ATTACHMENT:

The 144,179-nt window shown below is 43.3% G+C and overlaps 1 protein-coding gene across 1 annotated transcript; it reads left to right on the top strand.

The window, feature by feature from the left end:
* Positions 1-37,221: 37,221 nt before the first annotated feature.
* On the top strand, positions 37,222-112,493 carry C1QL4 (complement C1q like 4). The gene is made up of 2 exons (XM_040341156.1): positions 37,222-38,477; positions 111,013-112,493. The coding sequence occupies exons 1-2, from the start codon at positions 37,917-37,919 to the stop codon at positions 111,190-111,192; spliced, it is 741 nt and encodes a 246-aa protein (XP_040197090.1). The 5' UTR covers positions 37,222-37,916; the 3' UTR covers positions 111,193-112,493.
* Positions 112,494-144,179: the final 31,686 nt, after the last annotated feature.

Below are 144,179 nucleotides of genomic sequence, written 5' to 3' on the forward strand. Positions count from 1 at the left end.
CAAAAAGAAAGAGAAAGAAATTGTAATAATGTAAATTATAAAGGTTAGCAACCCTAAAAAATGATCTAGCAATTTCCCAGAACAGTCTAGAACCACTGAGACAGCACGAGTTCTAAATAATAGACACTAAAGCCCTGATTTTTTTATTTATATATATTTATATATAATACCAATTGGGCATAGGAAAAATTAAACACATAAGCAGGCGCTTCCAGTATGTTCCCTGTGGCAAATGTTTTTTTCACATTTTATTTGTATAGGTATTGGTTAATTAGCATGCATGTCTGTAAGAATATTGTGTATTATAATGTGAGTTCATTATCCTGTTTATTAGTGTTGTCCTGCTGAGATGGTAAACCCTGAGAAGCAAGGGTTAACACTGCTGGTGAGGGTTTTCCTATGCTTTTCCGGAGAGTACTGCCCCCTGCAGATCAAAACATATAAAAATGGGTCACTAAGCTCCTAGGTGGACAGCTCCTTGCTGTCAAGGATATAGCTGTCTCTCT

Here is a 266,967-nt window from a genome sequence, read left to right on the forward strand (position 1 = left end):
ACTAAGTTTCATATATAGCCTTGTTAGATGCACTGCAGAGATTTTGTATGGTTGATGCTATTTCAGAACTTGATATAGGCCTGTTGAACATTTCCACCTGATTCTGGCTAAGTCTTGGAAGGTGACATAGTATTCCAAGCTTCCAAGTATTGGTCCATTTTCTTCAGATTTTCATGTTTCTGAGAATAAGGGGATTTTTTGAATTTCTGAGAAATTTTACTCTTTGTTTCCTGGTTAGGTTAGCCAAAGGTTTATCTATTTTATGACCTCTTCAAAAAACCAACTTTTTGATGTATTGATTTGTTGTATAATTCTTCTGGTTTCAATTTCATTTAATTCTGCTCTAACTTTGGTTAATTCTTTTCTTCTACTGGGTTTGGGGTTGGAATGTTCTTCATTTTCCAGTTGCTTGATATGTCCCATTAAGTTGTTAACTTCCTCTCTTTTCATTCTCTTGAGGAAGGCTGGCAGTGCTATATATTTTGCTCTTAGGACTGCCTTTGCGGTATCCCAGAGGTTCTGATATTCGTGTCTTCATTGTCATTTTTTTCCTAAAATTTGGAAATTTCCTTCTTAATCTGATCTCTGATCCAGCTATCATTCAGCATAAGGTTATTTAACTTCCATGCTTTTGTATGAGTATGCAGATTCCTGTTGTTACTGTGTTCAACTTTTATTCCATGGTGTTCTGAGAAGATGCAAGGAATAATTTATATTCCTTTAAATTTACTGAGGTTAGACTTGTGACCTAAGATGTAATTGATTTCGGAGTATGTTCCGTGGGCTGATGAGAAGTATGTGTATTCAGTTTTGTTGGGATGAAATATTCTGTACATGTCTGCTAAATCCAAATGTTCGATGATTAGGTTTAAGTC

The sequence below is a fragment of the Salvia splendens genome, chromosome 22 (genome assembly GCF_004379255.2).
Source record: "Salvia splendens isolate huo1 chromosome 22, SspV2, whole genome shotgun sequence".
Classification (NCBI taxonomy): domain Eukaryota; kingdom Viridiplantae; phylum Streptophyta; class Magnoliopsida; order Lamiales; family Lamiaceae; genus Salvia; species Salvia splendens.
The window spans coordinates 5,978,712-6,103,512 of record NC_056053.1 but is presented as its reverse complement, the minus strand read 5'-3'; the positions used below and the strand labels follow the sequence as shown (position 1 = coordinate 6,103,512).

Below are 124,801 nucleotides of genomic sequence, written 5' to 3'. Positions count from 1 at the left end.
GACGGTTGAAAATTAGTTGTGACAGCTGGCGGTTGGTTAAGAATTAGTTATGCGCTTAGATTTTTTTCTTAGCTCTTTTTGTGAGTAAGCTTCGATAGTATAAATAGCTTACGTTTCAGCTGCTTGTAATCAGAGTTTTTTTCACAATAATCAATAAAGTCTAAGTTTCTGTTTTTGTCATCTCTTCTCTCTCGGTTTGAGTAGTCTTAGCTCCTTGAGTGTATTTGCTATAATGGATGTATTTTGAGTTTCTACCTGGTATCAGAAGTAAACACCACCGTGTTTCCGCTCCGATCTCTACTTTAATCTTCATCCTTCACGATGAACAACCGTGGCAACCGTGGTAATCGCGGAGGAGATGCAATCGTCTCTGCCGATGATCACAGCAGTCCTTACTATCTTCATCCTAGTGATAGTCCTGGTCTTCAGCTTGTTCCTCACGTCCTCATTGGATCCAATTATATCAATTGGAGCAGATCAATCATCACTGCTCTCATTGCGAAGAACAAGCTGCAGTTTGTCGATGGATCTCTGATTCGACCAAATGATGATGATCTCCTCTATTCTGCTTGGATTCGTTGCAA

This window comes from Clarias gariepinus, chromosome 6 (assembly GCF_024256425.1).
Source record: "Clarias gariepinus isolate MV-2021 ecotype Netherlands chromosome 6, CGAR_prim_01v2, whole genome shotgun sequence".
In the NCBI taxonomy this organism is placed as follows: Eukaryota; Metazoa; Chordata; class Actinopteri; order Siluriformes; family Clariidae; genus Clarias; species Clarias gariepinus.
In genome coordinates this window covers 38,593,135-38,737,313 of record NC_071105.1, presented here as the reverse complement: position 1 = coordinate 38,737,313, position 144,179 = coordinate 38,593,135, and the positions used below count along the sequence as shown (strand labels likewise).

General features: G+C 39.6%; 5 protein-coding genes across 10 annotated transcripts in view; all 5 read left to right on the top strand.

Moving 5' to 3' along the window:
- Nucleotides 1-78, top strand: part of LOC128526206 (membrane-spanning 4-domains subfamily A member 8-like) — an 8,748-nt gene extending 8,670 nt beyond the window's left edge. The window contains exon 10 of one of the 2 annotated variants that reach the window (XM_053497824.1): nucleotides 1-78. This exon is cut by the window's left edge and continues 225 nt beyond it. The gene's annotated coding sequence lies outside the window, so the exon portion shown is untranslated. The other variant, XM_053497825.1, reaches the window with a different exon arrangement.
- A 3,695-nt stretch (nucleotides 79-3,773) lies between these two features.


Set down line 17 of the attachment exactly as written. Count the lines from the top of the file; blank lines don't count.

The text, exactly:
Source record: "Clarias gariepinus isolate MV-2021 ecotype Netherlands chromosome 6, CGAR_prim_01v2, whole genome shotgun sequence".